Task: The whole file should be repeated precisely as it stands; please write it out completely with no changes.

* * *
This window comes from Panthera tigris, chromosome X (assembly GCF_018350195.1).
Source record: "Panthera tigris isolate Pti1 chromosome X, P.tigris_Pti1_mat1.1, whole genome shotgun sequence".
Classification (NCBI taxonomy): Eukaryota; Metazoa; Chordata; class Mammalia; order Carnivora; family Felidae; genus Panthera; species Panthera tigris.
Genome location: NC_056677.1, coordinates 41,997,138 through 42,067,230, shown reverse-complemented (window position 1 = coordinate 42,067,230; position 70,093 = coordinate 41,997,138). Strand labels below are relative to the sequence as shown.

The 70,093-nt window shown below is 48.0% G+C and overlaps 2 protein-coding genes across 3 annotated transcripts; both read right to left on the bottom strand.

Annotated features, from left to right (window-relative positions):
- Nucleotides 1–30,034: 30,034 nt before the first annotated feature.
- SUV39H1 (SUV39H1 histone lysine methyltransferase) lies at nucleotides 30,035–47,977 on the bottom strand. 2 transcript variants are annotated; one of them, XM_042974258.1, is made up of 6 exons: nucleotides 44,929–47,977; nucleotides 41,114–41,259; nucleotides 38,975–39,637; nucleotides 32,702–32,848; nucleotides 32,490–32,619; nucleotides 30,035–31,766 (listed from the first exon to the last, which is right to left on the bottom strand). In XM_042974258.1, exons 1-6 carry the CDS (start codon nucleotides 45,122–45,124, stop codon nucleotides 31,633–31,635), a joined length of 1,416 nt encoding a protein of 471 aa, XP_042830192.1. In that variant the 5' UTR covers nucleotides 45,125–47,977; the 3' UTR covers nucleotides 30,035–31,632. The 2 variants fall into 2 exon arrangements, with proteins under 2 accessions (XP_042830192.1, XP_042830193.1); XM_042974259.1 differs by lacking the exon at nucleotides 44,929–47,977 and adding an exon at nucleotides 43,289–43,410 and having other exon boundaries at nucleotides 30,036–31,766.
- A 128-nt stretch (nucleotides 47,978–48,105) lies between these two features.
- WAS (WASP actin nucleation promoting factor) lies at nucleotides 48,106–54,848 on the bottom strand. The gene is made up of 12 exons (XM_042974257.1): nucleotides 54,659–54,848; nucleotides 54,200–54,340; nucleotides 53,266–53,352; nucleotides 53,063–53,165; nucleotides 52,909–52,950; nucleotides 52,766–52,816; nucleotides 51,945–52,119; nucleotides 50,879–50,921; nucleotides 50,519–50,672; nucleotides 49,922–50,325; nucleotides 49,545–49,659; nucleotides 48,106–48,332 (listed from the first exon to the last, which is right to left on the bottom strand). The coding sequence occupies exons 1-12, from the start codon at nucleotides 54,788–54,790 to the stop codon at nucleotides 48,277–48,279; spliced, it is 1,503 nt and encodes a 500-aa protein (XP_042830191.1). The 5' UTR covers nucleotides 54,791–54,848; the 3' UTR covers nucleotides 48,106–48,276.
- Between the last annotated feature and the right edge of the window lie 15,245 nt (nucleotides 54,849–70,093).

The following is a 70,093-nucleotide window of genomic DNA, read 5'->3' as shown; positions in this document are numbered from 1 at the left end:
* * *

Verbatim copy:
This window comes from Panthera tigris, chromosome X (assembly GCF_018350195.1).
Source record: "Panthera tigris isolate Pti1 chromosome X, P.tigris_Pti1_mat1.1, whole genome shotgun sequence".
Classification (NCBI taxonomy): Eukaryota; Metazoa; Chordata; class Mammalia; order Carnivora; family Felidae; genus Panthera; species Panthera tigris.
Genome location: NC_056677.1, coordinates 41,997,138 through 42,067,230, shown reverse-complemented (window position 1 = coordinate 42,067,230; position 70,093 = coordinate 41,997,138). Strand labels below are relative to the sequence as shown.

The 70,093-nt window shown below is 48.0% G+C and overlaps 2 protein-coding genes across 3 annotated transcripts; both read right to left on the bottom strand.

Annotated features, from left to right (window-relative positions):
- Nucleotides 1–30,034: 30,034 nt before the first annotated feature.
- SUV39H1 (SUV39H1 histone lysine methyltransferase) lies at nucleotides 30,035–47,977 on the bottom strand. 2 transcript variants are annotated; one of them, XM_042974258.1, is made up of 6 exons: nucleotides 44,929–47,977; nucleotides 41,114–41,259; nucleotides 38,975–39,637; nucleotides 32,702–32,848; nucleotides 32,490–32,619; nucleotides 30,035–31,766 (listed from the first exon to the last, which is right to left on the bottom strand). In XM_042974258.1, exons 1-6 carry the CDS (start codon nucleotides 45,122–45,124, stop codon nucleotides 31,633–31,635), a joined length of 1,416 nt encoding a protein of 471 aa, XP_042830192.1. In that variant the 5' UTR covers nucleotides 45,125–47,977; the 3' UTR covers nucleotides 30,035–31,632. The 2 variants fall into 2 exon arrangements, with proteins under 2 accessions (XP_042830192.1, XP_042830193.1); XM_042974259.1 differs by lacking the exon at nucleotides 44,929–47,977 and adding an exon at nucleotides 43,289–43,410 and having other exon boundaries at nucleotides 30,036–31,766.
- A 128-nt stretch (nucleotides 47,978–48,105) lies between these two features.
- WAS (WASP actin nucleation promoting factor) lies at nucleotides 48,106–54,848 on the bottom strand. The gene is made up of 12 exons (XM_042974257.1): nucleotides 54,659–54,848; nucleotides 54,200–54,340; nucleotides 53,266–53,352; nucleotides 53,063–53,165; nucleotides 52,909–52,950; nucleotides 52,766–52,816; nucleotides 51,945–52,119; nucleotides 50,879–50,921; nucleotides 50,519–50,672; nucleotides 49,922–50,325; nucleotides 49,545–49,659; nucleotides 48,106–48,332 (listed from the first exon to the last, which is right to left on the bottom strand). The coding sequence occupies exons 1-12, from the start codon at nucleotides 54,788–54,790 to the stop codon at nucleotides 48,277–48,279; spliced, it is 1,503 nt and encodes a 500-aa protein (XP_042830191.1). The 5' UTR covers nucleotides 54,791–54,848; the 3' UTR covers nucleotides 48,106–48,276.
- Between the last annotated feature and the right edge of the window lie 15,245 nt (nucleotides 54,849–70,093).

The following is a 70,093-nucleotide window of genomic DNA, read 5'->3' as shown; positions in this document are numbered from 1 at the left end: